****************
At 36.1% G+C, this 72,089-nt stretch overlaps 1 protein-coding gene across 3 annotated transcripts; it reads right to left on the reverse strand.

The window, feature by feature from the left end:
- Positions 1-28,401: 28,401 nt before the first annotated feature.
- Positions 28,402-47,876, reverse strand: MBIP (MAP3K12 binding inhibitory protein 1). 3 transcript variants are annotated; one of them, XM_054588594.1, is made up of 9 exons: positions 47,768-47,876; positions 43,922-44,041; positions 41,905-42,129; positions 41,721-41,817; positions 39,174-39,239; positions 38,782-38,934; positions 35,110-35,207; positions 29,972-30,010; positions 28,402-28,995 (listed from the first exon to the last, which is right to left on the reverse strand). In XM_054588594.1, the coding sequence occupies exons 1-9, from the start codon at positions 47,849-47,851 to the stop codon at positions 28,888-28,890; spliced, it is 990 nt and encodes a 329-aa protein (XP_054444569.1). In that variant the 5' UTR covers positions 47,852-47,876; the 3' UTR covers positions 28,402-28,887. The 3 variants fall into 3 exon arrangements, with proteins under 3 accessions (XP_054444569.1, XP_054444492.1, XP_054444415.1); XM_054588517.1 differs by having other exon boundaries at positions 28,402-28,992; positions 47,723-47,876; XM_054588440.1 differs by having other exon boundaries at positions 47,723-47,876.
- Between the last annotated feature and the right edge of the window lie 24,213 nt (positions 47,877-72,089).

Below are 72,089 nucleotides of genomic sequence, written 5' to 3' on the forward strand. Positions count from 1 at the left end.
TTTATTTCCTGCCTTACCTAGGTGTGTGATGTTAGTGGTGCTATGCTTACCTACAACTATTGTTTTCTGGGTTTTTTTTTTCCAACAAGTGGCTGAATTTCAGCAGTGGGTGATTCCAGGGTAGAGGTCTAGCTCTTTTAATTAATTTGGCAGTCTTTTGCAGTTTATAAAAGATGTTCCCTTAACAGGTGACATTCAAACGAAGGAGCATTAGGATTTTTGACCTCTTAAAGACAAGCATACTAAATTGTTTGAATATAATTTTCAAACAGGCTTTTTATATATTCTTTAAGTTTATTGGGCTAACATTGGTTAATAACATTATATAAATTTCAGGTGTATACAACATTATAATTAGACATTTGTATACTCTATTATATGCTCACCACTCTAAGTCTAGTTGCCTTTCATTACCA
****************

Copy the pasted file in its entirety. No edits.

At 36.1% G+C, this 72,089-nt stretch overlaps 1 protein-coding gene across 3 annotated transcripts; it reads right to left on the reverse strand.

The window, feature by feature from the left end:
- Positions 1-28,401: 28,401 nt before the first annotated feature.
- Positions 28,402-47,876, reverse strand: MBIP (MAP3K12 binding inhibitory protein 1). 3 transcript variants are annotated; one of them, XM_054588594.1, is made up of 9 exons: positions 47,768-47,876; positions 43,922-44,041; positions 41,905-42,129; positions 41,721-41,817; positions 39,174-39,239; positions 38,782-38,934; positions 35,110-35,207; positions 29,972-30,010; positions 28,402-28,995 (listed from the first exon to the last, which is right to left on the reverse strand). In XM_054588594.1, the coding sequence occupies exons 1-9, from the start codon at positions 47,849-47,851 to the stop codon at positions 28,888-28,890; spliced, it is 990 nt and encodes a 329-aa protein (XP_054444569.1). In that variant the 5' UTR covers positions 47,852-47,876; the 3' UTR covers positions 28,402-28,887. The 3 variants fall into 3 exon arrangements, with proteins under 3 accessions (XP_054444569.1, XP_054444492.1, XP_054444415.1); XM_054588517.1 differs by having other exon boundaries at positions 28,402-28,992; positions 47,723-47,876; XM_054588440.1 differs by having other exon boundaries at positions 47,723-47,876.
- Between the last annotated feature and the right edge of the window lie 24,213 nt (positions 47,877-72,089).

Below are 72,089 nucleotides of genomic sequence, written 5' to 3' on the forward strand. Positions count from 1 at the left end.
TTTATTTCCTGCCTTACCTAGGTGTGTGATGTTAGTGGTGCTATGCTTACCTACAACTATTGTTTTCTGGGTTTTTTTTTTCCAACAAGTGGCTGAATTTCAGCAGTGGGTGATTCCAGGGTAGAGGTCTAGCTCTTTTAATTAATTTGGCAGTCTTTTGCAGTTTATAAAAGATGTTCCCTTAACAGGTGACATTCAAACGAAGGAGCATTAGGATTTTTGACCTCTTAAAGACAAGCATACTAAATTGTTTGAATATAATTTTCAAACAGGCTTTTTATATATTCTTTAAGTTTATTGGGCTAACATTGGTTAATAACATTATATAAATTTCAGGTGTATACAACATTATAATTAGACATTTGTATACTCTATTATATGCTCACCACTCTAAGTCTAGTTGCCTTTCATTACCA